Study: Extended ICU stays cause brain damage

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NASHVILLE — Staying in an intensive care unit is bad for your brain, according to a study by Vanderbilt University researchers, who determined that mental loss persists for as long as a year afterward.
Results of the study published Wednesday in The New England Journal of Medicine indicate that a third of patients suffer mental deficits akin to moderate traumatic brain injury and about a quarter of them have impairments similar to a mild stage of Alzheimer's disease. Hospitals need to do a better job of keeping ICU patients alert, getting them out of their beds when possible and recognizing that drug-induced comas can do more harm than good, according to the study's authors.
"Historically, we take care of all the other organs but we ignore the brain," said Dr. Pratik Pandharipande, a Vanderbilt professor of anesthesiology and critical care, who was the study's lead author.
The longer a patient suffers from delirium while in the hospital, the higher the risk for dementia once discharged, the study found. The practice of putting critically ill patients into drug-induced comas can lengthen delirium.
"In a nutshell, the simplified version of what these hospitals can be doing is they can make a culture shift in how they handle their sickest patients in the ICU," said Dr. Wes Ely, the senior author of the study and Vanderbilt professor of critical care. "Instead of keeping them in drug-induced comas, they can keep them awake and alert even though they are on life support."
The study tracked patients admitted to ICUs between March 2007 and May 2010 at Vanderbilt University Medical Center and Saint Thomas West Hospital in Nashville. A total of 382 patients underwent cognitive testing a year after being discharged for signs of dementia.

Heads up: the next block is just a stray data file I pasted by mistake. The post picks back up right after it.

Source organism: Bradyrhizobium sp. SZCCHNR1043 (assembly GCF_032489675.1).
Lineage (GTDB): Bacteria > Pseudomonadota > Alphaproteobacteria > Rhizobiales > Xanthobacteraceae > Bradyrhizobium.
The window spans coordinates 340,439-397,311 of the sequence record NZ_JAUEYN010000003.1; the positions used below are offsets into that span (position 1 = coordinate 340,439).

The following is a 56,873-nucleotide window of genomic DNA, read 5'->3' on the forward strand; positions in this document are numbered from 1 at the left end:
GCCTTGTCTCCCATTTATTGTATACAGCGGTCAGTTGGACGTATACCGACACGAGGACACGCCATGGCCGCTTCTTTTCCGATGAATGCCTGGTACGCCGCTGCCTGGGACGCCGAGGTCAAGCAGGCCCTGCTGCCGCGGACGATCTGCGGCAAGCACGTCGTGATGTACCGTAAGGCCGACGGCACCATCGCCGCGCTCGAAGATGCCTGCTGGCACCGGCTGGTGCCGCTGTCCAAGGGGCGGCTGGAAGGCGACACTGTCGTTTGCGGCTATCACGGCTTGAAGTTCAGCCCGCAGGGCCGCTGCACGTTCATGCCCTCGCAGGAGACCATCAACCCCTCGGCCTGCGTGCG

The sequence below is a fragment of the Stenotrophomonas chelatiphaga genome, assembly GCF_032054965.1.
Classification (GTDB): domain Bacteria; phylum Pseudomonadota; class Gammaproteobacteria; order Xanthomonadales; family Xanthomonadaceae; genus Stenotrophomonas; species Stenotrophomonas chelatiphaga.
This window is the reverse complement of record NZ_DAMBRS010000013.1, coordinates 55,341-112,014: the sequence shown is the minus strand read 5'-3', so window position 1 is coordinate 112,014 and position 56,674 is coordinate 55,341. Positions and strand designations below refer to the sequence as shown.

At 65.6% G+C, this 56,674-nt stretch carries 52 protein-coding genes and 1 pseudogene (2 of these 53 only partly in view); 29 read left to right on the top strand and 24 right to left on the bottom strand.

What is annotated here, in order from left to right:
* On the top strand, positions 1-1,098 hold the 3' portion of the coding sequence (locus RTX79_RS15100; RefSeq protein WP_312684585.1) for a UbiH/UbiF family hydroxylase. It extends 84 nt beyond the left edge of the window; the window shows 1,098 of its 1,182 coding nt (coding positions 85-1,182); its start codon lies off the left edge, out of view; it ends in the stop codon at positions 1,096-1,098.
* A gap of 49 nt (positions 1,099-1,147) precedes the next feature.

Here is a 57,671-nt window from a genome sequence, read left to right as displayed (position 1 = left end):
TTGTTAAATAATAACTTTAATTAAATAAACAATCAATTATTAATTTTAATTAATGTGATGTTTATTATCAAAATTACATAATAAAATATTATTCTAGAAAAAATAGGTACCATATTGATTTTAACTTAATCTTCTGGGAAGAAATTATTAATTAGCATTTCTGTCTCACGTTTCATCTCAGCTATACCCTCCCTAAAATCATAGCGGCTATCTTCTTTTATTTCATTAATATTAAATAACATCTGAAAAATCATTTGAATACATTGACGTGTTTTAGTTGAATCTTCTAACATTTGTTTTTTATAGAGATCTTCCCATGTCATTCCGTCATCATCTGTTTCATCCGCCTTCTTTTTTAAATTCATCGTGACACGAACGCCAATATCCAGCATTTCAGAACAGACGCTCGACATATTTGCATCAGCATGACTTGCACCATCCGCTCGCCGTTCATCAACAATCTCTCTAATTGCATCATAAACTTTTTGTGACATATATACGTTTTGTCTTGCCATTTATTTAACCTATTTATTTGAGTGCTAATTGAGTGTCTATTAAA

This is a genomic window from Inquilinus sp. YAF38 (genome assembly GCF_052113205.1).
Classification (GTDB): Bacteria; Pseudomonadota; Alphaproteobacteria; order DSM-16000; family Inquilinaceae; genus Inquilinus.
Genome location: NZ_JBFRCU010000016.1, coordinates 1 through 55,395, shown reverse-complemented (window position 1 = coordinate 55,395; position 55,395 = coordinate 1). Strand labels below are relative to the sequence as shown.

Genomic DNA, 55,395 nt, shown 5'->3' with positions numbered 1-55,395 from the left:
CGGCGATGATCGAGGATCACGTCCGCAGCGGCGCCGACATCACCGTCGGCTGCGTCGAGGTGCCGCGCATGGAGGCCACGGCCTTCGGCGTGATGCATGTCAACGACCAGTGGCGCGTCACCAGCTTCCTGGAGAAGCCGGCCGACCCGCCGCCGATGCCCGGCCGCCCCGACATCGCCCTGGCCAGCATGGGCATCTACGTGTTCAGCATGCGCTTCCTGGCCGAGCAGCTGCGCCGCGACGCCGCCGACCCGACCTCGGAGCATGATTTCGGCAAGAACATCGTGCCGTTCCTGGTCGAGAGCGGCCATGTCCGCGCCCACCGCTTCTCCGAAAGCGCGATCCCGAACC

Age was not a significant factor for the loss in mental abilities, according to the study, which also found similar results in patients 49 and younger.
Carl Pangman, 44, a Vanderbilt ICU patient, is just as much at risk for mental loss as someone in his 60s. Ely met with Pangman this week, asking him questions about his pain level and asking him to denote numbers with his fingers.
"We now know that making them not remember actually increases post-traumatic stress disorder and long-term cognitive impairment," Ely said. "The first thing we can do is keep them comfortable — no question — and relieve pain. Once the pain is thought to be under control, do not induce a deeper degree of sedation."
Deep sedation was associated with worse cognitive scores three months after discharge from a hospital.
Among patients 49 and younger, about one in five exhibited dementia similar to mild Alzheimer's — with one big difference. While Alzheimer's disease primarily affects memory, "long-term cognitive impairment after critical illness tended to affect multiple cognitive domains," the article in the medical journal states.
Pandharipande said patients need careful monitoring for cognitive disabilities after an ICU stay.
"We as health care providers need to be aware of this when patients come to us with memory problems, with problems managing their finances, etc., and not blow it off as saying, 'This is all going to get better,' because we really don't know."
The study was supported by grants from the National Institutes of Health and Veterans Affairs.
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